"MS patients treated with 4-AP exhibited a response rate of 29.5% to 80%. A long-term study (32 months) indicated that 80-90% of patients who initially responded to 4-AP exhibited long-term benefits. Although improving symptoms, 4-AP does not inhibit progression of MS."
Assuming that the term response rate is used in the same way as here: "In oncology, response rate (RR) is a figure representing the percentage of patients whose cancer shrinks (termed a partial response, PR) or disappears after treatment (termed a complete response, CR) . In simpler terms RR=PR+CR."
Then "a response rate of 29.5% to 80%" says that between 29.5% and 80% (I assume the spread comes from different studies) showed some form of initial response to the medication (but doesn't say how much of a response). It does not indicate the *level* of response.
Of these 29.5% to 80%, 80-90% then showed some long term benefits (but again, it doesn't say how much) after 32 months. So between 23.6% and 72% of the initial patients showed some benefit after 32 months. But from the quote it's not clear what the minimal level of improvement is to be included and it's also not clear what the highest levels of improvement compared to baseline where.
Anyway, I wish you the best and hope you'll see the best possible level of improvement from this drug. But you might want to study the papers describing the results of the clinical trial(s) very closely to make sure you have a realistic understanding of what level of improvement to expect to prevent any disappointments.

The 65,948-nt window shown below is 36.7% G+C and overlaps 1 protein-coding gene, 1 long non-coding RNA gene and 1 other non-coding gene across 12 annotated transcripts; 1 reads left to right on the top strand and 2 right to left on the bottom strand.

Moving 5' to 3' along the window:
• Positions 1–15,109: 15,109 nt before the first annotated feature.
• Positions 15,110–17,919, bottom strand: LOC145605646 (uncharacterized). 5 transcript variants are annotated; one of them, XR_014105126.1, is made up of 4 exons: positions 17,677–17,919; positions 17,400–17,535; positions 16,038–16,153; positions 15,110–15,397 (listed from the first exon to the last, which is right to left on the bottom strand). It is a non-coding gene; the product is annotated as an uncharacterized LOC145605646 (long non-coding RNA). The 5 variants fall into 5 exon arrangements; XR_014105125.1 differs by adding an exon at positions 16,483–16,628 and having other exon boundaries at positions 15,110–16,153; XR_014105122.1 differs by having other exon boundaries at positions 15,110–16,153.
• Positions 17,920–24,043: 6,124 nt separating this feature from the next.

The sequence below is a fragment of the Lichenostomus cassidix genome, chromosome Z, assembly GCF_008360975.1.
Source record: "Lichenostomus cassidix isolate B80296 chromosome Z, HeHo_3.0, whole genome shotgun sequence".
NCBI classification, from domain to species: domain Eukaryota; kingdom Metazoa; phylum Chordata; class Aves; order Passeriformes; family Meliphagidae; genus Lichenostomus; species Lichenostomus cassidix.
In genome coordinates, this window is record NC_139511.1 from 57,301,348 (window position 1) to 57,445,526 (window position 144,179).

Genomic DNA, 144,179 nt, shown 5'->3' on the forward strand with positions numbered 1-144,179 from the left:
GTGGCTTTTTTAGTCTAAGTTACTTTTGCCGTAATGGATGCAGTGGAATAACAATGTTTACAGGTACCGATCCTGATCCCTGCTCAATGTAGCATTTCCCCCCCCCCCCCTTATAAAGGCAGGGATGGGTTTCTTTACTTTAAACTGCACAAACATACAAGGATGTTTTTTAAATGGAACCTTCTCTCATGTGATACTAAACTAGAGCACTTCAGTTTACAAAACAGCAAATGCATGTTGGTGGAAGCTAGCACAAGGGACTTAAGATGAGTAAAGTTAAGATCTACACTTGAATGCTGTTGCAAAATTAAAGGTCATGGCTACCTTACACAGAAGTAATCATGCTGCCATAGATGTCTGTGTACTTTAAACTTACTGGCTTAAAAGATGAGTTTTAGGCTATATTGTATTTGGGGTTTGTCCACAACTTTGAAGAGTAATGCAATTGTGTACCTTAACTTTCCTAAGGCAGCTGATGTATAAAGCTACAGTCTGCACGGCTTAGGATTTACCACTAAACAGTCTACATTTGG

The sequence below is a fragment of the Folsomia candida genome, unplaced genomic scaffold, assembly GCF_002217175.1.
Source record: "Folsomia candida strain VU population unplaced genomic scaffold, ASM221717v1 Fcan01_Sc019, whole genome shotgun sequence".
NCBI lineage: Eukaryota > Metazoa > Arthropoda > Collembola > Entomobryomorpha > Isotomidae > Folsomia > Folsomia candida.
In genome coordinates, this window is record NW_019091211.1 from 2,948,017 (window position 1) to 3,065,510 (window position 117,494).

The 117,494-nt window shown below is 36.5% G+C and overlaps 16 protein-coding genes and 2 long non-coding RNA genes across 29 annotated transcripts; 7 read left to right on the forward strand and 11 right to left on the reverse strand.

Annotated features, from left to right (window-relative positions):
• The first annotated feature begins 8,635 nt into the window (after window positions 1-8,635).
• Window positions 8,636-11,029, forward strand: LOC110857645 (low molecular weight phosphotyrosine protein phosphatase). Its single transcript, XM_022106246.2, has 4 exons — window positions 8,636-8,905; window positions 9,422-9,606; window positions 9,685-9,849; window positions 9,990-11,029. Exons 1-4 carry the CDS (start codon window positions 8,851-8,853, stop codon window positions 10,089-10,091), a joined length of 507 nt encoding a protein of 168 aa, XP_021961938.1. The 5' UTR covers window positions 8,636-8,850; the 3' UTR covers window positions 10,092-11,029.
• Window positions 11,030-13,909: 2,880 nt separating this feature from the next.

Michael S. Kaplan on 26 Apr 2010 1:43 PM:
Ok, let's say "But the scientifically proven in multiple double blind studies 80% chance to potentially be better than I am now?" instead. :-)
Thorsten on 26 Apr 2010 8:03 PM:
That's definitely fantastic and I'll keep my fingers crossed that it works out really well for you. :)
I just wanted to make sure that you don't form an unrealistic expectation of the level of improvement possible and find yourself disappointed later on.
Michael S. Kaplan on 27 Apr 2010 11:06 AM:
well that part is unlikely, at least. Given my inate cynicism, I fully expect to be in that 20% that gets no benefit, Though I am hopeful for something better....
Karen on 12 Jun 2010 6:54 PM:
so,, have you tried it? has it helped you???
Michael S. Kaplan on 13 Jun 2010 9:54 AM:
I am in the process of trying it... more on my results within a month or two!
2010/05/02 MS Update (aka I [still] have a heart)